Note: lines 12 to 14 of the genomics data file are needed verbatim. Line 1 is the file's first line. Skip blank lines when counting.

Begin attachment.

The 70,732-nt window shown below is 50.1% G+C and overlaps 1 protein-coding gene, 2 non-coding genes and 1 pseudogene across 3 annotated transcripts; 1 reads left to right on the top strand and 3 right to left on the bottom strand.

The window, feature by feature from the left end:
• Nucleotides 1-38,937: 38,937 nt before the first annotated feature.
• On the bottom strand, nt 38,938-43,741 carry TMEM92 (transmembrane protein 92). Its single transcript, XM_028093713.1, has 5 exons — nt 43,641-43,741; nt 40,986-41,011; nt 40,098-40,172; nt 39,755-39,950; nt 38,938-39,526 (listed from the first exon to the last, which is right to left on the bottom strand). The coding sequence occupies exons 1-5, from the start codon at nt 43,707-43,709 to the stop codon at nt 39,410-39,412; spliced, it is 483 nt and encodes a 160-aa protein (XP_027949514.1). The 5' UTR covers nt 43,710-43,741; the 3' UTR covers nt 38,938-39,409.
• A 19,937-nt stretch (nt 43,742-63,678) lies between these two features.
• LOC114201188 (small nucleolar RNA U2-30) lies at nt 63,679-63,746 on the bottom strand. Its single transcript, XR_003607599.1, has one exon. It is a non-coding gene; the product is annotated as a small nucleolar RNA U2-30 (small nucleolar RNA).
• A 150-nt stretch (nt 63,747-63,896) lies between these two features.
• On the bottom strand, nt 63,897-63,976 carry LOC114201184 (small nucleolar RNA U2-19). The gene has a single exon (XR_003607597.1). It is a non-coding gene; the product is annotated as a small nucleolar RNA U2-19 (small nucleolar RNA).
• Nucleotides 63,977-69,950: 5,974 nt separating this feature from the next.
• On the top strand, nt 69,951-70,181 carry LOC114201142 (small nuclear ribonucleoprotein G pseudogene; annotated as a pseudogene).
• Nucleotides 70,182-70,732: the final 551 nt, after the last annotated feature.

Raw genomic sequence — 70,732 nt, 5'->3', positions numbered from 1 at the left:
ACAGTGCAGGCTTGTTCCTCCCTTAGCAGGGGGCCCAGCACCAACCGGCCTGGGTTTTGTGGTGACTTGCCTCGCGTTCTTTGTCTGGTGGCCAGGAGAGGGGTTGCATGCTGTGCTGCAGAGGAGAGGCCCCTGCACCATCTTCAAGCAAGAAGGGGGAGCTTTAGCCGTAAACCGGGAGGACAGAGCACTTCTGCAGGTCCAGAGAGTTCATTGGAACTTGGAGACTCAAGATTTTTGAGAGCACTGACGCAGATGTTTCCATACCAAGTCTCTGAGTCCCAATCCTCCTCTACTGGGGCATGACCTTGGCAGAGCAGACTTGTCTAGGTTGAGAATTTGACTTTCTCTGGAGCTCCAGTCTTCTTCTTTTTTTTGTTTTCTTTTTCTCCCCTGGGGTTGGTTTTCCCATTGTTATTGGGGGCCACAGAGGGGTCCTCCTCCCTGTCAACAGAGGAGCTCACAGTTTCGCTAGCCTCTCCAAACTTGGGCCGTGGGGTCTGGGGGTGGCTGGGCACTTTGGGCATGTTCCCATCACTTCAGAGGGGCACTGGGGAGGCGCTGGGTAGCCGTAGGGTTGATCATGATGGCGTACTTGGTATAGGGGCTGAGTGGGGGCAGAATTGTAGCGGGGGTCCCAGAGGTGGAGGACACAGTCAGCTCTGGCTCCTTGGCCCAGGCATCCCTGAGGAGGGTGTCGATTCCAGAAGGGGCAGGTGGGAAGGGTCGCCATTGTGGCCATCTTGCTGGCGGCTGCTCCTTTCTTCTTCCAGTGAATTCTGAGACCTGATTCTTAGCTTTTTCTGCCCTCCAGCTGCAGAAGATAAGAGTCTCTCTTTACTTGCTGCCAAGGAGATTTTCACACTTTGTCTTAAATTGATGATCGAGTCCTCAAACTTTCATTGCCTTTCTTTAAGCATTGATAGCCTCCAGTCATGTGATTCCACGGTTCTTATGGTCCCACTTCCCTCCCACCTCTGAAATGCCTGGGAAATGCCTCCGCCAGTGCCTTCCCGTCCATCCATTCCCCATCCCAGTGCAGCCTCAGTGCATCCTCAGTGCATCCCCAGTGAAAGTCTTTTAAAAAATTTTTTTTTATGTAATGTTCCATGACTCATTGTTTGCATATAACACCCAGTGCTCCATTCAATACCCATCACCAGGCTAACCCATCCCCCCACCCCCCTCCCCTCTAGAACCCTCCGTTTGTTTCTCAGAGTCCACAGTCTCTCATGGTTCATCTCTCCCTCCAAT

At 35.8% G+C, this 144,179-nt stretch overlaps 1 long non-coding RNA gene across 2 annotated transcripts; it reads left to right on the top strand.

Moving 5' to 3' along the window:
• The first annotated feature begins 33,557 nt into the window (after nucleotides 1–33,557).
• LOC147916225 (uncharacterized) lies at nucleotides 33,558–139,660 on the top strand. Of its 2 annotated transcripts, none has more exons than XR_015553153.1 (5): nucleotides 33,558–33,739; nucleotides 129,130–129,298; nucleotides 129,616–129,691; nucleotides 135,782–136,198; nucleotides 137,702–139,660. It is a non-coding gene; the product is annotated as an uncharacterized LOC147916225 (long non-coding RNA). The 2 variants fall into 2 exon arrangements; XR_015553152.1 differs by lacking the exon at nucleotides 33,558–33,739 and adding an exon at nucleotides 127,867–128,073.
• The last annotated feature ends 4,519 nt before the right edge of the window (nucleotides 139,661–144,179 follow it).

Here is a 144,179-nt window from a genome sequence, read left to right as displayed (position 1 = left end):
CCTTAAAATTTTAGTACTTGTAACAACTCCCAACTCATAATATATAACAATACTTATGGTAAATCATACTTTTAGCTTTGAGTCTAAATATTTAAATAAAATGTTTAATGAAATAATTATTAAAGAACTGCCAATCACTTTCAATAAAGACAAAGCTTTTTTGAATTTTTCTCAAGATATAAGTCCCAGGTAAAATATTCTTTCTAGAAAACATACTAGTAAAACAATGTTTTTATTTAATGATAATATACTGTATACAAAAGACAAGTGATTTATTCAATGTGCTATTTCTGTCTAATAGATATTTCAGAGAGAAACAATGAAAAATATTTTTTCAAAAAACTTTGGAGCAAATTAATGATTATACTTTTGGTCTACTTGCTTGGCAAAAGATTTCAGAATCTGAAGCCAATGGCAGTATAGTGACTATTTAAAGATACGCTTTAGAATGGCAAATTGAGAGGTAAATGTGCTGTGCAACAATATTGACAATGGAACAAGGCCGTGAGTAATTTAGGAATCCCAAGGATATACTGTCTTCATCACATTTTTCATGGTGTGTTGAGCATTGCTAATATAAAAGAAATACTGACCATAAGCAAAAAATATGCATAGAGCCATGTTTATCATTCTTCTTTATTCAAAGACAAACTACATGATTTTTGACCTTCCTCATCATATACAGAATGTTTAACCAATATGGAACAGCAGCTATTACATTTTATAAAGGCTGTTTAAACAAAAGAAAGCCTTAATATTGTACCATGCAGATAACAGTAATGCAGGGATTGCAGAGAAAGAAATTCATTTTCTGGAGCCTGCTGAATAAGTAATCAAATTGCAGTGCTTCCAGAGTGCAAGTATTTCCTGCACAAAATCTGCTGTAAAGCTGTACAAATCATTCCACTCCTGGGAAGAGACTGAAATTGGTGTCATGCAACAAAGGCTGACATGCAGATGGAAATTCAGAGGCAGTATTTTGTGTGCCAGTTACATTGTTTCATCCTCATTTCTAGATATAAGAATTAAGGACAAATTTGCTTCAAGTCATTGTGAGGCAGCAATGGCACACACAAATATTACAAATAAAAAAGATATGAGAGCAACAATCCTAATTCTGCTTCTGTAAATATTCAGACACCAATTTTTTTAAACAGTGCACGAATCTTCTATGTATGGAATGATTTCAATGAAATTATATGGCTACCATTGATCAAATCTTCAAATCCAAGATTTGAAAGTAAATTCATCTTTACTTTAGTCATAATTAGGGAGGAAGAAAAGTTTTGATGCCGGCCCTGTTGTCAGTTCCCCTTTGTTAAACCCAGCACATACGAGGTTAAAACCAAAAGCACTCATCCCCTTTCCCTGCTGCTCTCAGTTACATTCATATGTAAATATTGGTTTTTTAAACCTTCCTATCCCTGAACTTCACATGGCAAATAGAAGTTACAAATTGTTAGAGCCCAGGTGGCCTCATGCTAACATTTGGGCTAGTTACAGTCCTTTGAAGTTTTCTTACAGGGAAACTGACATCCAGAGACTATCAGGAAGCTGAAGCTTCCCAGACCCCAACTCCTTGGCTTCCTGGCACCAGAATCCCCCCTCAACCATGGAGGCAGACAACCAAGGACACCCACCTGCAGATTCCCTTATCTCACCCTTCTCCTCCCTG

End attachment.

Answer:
Raw genomic sequence — 70,732 nt, 5'->3', positions numbered from 1 at the left:
ACAGTGCAGGCTTGTTCCTCCCTTAGCAGGGGGCCCAGCACCAACCGGCCTGGGTTTTGTGGTGACTTGCCTCGCGTTCTTTGTCTGGTGGCCAGGAGAGGGGTTGCATGCTGTGCTGCAGAGGAGAGGCCCCTGCACCATCTTCAAGCAAGAAGGGGGAGCTTTAGCCGTAAACCGGGAGGACAGAGCACTTCTGCAGGTCCAGAGAGTTCATTGGAACTTGGAGACTCAAGATTTTTGAGAGCACTGACGCAGATGTTTCCATACCAAGTCTCTGAGTCCCAATCCTCCTCTACTGGGGCATGACCTTGGCAGAGCAGACTTGTCTAGGTTGAGAATTTGACTTTCTCTGGAGCTCCAGTCTTCTTCTTTTTTTTGTTTTCTTTTTCTCCCCTGGGGTTGGTTTTCCCATTGTTATTGGGGGCCACAGAGGGGTCCTCCTCCCTGTCAACAGAGGAGCTCACAGTTTCGCTAGCCTCTCCAAACTTGGGCCGTGGGGTCTGGGGGTGGCTGGGCACTTTGGGCATGTTCCCATCACTTCAGAGGGGCACTGGGGAGGCGCTGGGTAGCCGTAGGGTTGATCATGATGGCGTACTTGGTATAGGGGCTGAGTGGGGGCAGAATTGTAGCGGGGGTCCCAGAGGTGGAGGACACAGTCAGCTCTGGCTCCTTGGCCCAGGCATCCCTGAGGAGGGTGTCGATTCCAGAAGGGGCAGGTGGGAAGGGTCGCCATTGTGGCCATCTTGCTGGCGGCTGCTCCTTTCTTCTTCCAGTGAATTCTGAGACCTGATTCTTAGCTTTTTCTGCCCTCCAGCTGCAGAAGATAAGAGTCTCTCTTTACTTGCTGCCAAGGAGATTTTCACACTTTGTCTTAAATTGATGATCGAGTCCTCAAACTTTCATTGCCTTTCTTTAAGCATTGATAGCCTCCAGTCATGTGATTCCACGGTTCTTATGGTCCCACTTCCCTCCCACCTCTGAAATGCCTGGGAAATGCCTCCGCCAGTGCCTTCCCGTCCATCCATTCCCCATCCCAGTGCAGCCTCAGTGCATCCTCAGTGCATCCCCAGTGAAAGTCTTTTAAAAAATTTTTTTTTATGTAATGTTCCATGACTCATTGTTTGCATATAACACCCAGTGCTCCATTCAATACCCATCACCAGGCTAACCCATCCCCCCACCCCCCTCCCCTCTAGAACCCTCCGTTTGTTTCTCAGAGTCCACAGTCTCTCATGGTTCATCTCTCCCTCCAAT

At 35.8% G+C, this 144,179-nt stretch overlaps 1 long non-coding RNA gene across 2 annotated transcripts; it reads left to right on the top strand.